• ↑ Proapoptotic proteins Proteins Linear polypeptides that are synthesized on ribosomes and may be further modified, crosslinked, cleaved, or assembled into complex proteins with several subunits. The specific sequence of amino acids determines the shape the polypeptide will take, during protein folding, and the function of the protein. Energy Homeostasis (e.g., BAK and BAX), ↓ antiapoptotic proteins Proteins Linear polypeptides that are synthesized on ribosomes and may be further modified, crosslinked, cleaved, or assembled into complex proteins with several subunits. The specific sequence of amino acids determines the shape the polypeptide will take, during protein folding, and the function of the protein. Energy Homeostasis (e.g., Bcl-2 BCL-2 The B-cell leukemia/lymphoma-2 genes, responsible for blocking apoptosis in normal cells, and associated with follicular lymphoma when overexpressed. Overexpression results from the t(14; 18) translocation. The human c-bcl-2 gene is located at 18q24 on the long arm of chromosome 18. Non-Hodgkin Lymphomas) → mitochondria Mitochondria Semiautonomous, self-reproducing organelles that occur in the cytoplasm of all cells of most, but not all, eukaryotes. Each mitochondrion is surrounded by a double limiting membrane. The inner membrane is highly invaginated, and its projections are called cristae. Mitochondria are the sites of the reactions of oxidative phosphorylation, which result in the formation of ATP. They contain distinctive ribosomes, transfer RNAs; amino Acyl tRNA synthetases; and elongation and termination factors. Mitochondria depend upon genes within the nucleus of the cells in which they reside for many essential messenger RNAs. Mitochondria are believed to have arisen from aerobic bacteria that established a symbiotic relationship with primitive protoeukaryotes. The Cell: Organelles release Release Release of a virus from the host cell following virus assembly and maturation. Egress can occur by host cell lysis, exocytosis, or budding through the plasma membrane. Virology cytochrome c
    • Cytochrome c binds apoptosis protease-activating factor (APAF)-1 → activation of caspase and endonuclease
  • Perforin Perforin A calcium-dependent pore-forming protein synthesized in cytolytic lymphocytes and sequestered in secretory granules. Upon immunological reaction between a cytolytic lymphocyte and a target cell, perforin is released at the plasma membrane and polymerizes into transmembrane tubules (forming pores) which lead to death of a target cell. Lymphocytes: Histology/ granzyme pathway Granzyme pathway A family of serine endopeptidases found in the secretory granules of leukocytes such as cytotoxic T-lymphocytes and natural killer cells. When secreted into the intercellular space granzymes act to eliminate transformed and virus-infected host cells. Innate Immunity: Phagocytes and Antigen Presentation:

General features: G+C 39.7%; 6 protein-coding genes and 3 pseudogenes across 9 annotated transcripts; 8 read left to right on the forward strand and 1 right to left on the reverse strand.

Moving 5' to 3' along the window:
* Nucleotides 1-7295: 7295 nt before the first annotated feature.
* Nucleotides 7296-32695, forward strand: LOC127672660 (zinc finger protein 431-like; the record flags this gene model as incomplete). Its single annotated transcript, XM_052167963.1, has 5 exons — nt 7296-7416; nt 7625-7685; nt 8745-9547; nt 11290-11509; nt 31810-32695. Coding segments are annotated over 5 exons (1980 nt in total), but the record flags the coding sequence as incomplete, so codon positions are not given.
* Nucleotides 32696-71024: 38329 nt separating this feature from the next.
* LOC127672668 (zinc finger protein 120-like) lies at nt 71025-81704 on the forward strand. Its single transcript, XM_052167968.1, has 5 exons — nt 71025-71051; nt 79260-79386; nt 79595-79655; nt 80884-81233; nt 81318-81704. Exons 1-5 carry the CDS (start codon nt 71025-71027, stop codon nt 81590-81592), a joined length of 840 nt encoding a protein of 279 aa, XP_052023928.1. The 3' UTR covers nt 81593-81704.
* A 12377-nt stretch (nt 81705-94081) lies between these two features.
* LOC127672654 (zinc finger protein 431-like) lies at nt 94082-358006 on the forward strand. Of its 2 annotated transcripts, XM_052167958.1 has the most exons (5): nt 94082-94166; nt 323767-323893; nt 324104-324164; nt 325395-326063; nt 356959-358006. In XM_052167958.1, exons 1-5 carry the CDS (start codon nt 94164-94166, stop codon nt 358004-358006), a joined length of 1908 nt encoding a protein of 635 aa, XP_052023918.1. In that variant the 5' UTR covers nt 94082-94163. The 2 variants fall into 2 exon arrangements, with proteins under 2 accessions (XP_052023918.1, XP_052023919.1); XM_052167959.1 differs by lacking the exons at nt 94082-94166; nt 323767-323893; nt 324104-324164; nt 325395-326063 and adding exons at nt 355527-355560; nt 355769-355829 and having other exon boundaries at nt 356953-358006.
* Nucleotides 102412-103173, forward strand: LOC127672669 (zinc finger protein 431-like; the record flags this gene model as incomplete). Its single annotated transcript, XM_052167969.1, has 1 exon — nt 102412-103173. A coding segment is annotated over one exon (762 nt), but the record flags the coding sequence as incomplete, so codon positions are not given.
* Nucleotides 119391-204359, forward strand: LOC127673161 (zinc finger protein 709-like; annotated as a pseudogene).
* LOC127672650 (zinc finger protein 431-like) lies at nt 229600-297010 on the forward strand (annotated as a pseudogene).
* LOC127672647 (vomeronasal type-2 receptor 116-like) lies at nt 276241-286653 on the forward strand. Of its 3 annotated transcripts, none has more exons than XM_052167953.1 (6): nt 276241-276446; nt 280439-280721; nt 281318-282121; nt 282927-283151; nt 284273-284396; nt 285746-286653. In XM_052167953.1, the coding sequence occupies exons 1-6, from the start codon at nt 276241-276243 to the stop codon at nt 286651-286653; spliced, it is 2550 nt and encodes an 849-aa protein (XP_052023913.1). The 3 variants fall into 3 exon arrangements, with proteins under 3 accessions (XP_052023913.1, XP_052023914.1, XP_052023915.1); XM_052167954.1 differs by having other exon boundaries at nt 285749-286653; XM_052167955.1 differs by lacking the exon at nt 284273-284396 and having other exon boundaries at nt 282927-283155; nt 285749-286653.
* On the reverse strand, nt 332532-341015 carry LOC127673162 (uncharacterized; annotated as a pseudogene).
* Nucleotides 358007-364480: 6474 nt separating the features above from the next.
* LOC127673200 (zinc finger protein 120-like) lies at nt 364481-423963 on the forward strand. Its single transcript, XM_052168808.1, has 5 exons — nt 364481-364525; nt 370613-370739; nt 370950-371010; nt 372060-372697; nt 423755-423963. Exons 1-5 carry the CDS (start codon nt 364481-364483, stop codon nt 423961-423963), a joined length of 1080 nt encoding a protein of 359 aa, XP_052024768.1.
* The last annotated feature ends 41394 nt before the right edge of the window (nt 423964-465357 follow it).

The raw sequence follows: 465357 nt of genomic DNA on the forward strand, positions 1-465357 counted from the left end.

• Utilized by cytotoxic Cytotoxic Parvovirus B19 T cells T cells Lymphocytes responsible for cell-mediated immunity. Two types have been identified – cytotoxic (t-lymphocytes, cytotoxic) and helper T-lymphocytes (t-lymphocytes, helper-inducer). They are formed when lymphocytes circulate through the thymus gland and differentiate to thymocytes. When exposed to an antigen, they divide rapidly and produce large numbers of new T cells sensitized to that antigen. T cells: Types and Functions and natural killer cells Natural killer cells A specialized subset of T-lymphocytes that exhibit features of innate immunity similar to that of natural killer cells. They are reactive to glycolipids presented in the context of the major histocompatibility complex (MHC) class I-like molecule, CD1D antigen. Lymphocytes: Histology
    • Perforin Perforin A calcium-dependent pore-forming protein synthesized in cytolytic lymphocytes and sequestered in secretory granules. Upon immunological reaction between a cytolytic lymphocyte and a target cell, perforin is released at the plasma membrane and polymerizes into transmembrane tubules (forming pores) which lead to death of a target cell. Lymphocytes: Histology pores are created in target cells, which allow entry of caspase-like granzyme.

Dead cells are replaced by phospholipids Phospholipids Lipids containing one or more phosphate groups, particularly those derived from either glycerol (phosphoglycerides) or sphingosine (sphingolipids). They are polar lipids that are of great importance for the structure and function of cell membranes and are the most abundant of membrane lipids, although not stored in large amounts in the system. Lipid Metabolism and myelin figures Myelin figures Large whorled phospholipid precipitates (from the damaged membrane), which are phagocytosed or degraded to fatty acids Cell Injury and Death, resulting in clarification or phagocytosis Phagocytosis The engulfing and degradation of microorganisms; other cells that are dead, dying, or pathogenic; and foreign particles by phagocytic cells (phagocytes). Innate Immunity: Phagocytes and Antigen Presentation by macrophages Macrophages The relatively long-lived phagocytic cell of mammalian tissues that are derived from blood monocytes. Main types are peritoneal macrophages; alveolar macrophages; histiocytes; kupffer cells of the liver; and osteoclasts. They may further differentiate within chronic inflammatory lesions to epithelioid cells or may fuse to form foreign body giant cells or langhans giant cells. Innate Immunity: Phagocytes and Antigen Presentation.